Why Are You So Surprised?
- Polypharmacy is bad, especially in the elderly.
- Try to limit the number of drugs your elderly patients take.
- The elderly take too many pills.
So my lovely little sharp-as-a-tack 85-year-old lady is only taking three pills -- a BP pill and a pinch each of a diuretic and a thyroid pill. Everything is fine. She's happy. I'm happy. Presumably the writers of guidelines regarding polypharmacy in the elderly are happy.
So what happens?
She gets a call from her insurance company (I won't say which one, but it's named for a color and a shape) offering her their health counseling services. She's not quite sure what they're talking about, but she agrees; and another nice woman comes on the line.
She asks for the patient's street address; the patient gives it.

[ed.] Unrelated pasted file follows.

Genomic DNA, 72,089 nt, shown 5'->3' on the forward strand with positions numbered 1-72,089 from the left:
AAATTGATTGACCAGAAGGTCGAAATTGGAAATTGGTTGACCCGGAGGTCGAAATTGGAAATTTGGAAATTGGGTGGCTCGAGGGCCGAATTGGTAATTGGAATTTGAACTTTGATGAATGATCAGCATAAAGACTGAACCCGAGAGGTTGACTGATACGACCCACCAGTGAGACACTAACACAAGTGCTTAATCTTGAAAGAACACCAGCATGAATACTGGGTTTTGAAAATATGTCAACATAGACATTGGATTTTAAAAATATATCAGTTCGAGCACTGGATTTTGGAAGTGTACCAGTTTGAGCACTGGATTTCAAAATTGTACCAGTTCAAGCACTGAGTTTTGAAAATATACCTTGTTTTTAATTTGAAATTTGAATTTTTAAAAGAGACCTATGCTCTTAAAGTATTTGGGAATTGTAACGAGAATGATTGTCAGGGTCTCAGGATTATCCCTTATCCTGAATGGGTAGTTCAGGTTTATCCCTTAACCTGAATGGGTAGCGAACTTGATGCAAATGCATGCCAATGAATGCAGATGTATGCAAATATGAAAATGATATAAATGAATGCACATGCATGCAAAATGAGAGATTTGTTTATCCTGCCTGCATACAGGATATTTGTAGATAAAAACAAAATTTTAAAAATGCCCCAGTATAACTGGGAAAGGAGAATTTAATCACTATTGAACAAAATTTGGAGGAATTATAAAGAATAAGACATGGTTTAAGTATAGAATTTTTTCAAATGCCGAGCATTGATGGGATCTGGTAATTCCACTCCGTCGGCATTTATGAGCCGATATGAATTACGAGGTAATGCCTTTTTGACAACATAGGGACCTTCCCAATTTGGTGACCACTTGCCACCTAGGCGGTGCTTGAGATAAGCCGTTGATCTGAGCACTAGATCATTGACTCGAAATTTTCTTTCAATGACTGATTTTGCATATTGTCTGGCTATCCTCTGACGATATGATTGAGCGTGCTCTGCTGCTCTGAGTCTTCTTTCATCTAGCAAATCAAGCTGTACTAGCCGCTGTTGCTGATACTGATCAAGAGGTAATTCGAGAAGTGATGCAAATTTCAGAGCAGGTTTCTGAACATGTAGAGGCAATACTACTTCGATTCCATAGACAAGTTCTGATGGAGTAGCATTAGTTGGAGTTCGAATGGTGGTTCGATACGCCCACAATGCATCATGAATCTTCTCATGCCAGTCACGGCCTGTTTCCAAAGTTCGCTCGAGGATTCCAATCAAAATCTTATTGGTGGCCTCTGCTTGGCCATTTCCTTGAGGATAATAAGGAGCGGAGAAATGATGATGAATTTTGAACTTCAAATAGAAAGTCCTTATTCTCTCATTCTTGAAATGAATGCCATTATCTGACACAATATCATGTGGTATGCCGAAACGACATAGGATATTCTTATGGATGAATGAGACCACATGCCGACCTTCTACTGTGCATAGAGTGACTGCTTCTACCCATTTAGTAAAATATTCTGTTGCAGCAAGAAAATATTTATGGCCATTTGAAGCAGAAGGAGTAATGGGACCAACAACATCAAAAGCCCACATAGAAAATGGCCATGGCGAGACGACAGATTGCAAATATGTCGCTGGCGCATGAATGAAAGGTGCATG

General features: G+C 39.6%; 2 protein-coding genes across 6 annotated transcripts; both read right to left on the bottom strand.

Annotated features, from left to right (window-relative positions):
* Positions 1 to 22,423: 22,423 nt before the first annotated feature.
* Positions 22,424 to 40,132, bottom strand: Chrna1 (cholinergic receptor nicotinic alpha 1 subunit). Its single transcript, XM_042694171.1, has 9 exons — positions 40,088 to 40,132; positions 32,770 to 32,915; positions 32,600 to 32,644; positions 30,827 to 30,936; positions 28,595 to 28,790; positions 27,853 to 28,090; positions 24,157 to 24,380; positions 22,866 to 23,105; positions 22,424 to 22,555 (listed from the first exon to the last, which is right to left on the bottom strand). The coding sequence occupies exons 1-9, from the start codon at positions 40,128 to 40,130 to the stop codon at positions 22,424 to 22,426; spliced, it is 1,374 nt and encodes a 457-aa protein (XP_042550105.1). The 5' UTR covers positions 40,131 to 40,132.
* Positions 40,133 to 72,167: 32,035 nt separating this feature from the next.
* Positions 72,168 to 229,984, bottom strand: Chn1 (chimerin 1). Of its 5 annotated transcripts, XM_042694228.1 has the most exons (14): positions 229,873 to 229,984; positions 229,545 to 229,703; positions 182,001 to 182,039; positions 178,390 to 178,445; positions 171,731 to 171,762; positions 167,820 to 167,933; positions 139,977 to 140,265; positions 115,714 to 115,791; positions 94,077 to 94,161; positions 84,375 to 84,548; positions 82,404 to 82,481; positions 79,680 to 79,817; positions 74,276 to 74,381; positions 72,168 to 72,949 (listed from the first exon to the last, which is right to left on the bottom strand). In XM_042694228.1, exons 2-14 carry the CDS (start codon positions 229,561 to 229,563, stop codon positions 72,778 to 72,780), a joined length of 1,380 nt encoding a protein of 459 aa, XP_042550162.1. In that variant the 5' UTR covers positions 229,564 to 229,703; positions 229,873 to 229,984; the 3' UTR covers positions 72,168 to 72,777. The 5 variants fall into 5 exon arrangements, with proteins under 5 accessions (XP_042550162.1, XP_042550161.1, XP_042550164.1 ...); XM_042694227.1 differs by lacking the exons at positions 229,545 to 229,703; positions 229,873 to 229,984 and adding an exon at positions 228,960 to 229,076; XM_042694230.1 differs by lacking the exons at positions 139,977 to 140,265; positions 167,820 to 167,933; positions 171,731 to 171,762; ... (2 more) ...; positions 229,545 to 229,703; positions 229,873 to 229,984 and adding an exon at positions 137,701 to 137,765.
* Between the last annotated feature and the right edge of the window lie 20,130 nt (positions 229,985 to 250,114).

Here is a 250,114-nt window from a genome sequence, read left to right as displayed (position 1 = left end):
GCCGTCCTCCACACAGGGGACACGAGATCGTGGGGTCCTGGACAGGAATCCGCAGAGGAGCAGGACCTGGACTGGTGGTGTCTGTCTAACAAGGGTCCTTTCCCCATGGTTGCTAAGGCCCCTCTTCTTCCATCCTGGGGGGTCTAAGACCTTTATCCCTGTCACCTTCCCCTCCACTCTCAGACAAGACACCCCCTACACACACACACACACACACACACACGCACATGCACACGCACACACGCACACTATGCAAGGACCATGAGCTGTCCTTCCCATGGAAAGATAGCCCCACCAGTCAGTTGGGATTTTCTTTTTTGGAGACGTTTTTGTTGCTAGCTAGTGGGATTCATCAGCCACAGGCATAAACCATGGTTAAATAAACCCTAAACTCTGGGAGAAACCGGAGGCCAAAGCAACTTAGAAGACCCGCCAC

Then her birth date; she complies.
What medicines does she take? She names them.
Is that all? Yes.
Is she sure? Yes.
You don't sound like an 85-year-old lady.After deciding they really didn't have anything of use to offer her, the patient had a great laugh over it, while I was left wondering what the hell an 85-year-old is *supposed* to sound like.
I also wish this particular, nameless insurance company would stick to doing what it's supposed to be doing (pay for health care) even though it doesn't do it very well, instead of trying to justify its bloated premiums by offering all kinds of other -- mostly useless -- services.